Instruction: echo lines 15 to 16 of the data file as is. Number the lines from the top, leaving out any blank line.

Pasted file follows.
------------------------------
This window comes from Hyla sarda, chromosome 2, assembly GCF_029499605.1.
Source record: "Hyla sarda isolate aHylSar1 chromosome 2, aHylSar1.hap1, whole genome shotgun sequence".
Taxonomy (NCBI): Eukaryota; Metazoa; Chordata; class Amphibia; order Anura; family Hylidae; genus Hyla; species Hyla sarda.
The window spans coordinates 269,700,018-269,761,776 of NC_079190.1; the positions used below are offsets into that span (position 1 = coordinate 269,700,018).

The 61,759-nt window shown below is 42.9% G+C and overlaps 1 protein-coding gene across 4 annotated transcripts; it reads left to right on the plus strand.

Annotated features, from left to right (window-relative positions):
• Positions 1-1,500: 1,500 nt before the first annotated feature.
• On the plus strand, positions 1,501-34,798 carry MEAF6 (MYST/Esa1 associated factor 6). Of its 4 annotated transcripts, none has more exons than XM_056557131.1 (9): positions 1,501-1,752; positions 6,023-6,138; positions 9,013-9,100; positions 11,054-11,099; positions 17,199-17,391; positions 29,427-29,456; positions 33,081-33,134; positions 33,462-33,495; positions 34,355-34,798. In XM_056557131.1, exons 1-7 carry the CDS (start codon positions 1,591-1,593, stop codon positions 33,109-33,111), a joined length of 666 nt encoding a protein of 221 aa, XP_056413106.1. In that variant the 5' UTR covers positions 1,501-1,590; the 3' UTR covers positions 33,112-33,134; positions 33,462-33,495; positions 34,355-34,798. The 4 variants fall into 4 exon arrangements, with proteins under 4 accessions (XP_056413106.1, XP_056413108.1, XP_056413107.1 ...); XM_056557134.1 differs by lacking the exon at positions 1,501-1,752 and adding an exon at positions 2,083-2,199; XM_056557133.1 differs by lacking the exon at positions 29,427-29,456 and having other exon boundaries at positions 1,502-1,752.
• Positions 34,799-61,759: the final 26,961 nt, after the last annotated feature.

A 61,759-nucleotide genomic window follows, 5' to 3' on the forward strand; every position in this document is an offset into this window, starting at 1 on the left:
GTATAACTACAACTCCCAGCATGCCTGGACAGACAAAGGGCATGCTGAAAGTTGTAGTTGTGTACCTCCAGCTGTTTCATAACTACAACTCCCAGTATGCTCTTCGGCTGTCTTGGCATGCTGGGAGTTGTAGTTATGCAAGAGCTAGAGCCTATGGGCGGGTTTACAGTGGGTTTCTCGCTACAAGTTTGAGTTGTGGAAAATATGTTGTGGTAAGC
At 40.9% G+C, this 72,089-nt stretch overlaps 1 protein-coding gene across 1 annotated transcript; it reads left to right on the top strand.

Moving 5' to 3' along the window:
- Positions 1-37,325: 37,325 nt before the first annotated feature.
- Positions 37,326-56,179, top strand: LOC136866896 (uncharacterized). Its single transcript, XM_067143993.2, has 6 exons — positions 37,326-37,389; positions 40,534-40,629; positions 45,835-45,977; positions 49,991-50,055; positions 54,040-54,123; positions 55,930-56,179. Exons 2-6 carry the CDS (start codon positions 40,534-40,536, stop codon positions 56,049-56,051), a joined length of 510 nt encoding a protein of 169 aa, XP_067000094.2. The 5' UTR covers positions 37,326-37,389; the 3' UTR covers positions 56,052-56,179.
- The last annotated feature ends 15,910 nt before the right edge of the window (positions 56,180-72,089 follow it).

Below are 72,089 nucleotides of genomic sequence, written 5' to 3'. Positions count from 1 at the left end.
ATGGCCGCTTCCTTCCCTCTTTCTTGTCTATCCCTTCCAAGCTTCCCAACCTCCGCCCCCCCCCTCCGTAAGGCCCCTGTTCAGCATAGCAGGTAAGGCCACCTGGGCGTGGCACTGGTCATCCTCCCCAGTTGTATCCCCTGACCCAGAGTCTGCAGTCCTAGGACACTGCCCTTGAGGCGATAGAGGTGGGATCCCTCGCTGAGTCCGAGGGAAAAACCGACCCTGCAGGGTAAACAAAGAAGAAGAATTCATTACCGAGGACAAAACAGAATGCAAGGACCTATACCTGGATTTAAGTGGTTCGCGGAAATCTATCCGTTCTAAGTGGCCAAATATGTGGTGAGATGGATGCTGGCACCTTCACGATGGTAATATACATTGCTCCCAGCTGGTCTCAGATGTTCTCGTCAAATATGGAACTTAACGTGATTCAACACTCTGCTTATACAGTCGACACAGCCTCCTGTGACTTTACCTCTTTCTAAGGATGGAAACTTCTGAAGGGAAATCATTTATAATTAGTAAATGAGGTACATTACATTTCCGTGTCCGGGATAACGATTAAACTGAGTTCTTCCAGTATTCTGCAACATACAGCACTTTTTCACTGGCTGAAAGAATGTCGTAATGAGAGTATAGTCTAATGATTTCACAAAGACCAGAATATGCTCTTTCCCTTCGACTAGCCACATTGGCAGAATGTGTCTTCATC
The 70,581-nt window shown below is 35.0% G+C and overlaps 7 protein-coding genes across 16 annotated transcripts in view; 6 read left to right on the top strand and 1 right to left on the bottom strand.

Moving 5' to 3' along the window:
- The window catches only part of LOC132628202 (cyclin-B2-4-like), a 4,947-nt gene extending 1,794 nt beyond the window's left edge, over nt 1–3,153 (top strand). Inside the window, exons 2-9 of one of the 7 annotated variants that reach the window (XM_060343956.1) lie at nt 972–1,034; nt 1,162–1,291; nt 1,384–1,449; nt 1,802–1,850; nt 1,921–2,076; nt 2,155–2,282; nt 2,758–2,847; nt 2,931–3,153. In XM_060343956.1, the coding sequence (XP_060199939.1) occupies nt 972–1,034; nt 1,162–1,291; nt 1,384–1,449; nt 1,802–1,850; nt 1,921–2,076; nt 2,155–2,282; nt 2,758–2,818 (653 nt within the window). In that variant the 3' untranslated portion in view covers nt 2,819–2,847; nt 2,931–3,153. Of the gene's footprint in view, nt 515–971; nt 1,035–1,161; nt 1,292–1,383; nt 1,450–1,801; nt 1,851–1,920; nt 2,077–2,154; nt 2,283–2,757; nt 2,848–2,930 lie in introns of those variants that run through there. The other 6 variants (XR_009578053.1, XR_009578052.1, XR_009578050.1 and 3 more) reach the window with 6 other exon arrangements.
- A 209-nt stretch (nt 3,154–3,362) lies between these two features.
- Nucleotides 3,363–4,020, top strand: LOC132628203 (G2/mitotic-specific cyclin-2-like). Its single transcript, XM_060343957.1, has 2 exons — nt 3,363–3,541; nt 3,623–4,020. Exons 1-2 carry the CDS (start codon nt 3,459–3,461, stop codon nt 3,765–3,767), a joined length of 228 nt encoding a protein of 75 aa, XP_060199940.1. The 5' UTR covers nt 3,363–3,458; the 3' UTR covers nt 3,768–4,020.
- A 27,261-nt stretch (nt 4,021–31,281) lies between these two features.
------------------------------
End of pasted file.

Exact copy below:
- Positions 37,326-56,179, top strand: LOC136866896 (uncharacterized). Its single transcript, XM_067143993.2, has 6 exons — positions 37,326-37,389; positions 40,534-40,629; positions 45,835-45,977; positions 49,991-50,055; positions 54,040-54,123; positions 55,930-56,179. Exons 2-6 carry the CDS (start codon positions 40,534-40,536, stop codon positions 56,049-56,051), a joined length of 510 nt encoding a protein of 169 aa, XP_067000094.2. The 5' UTR covers positions 37,326-37,389; the 3' UTR covers positions 56,052-56,179.
- The last annotated feature ends 15,910 nt before the right edge of the window (positions 56,180-72,089 follow it).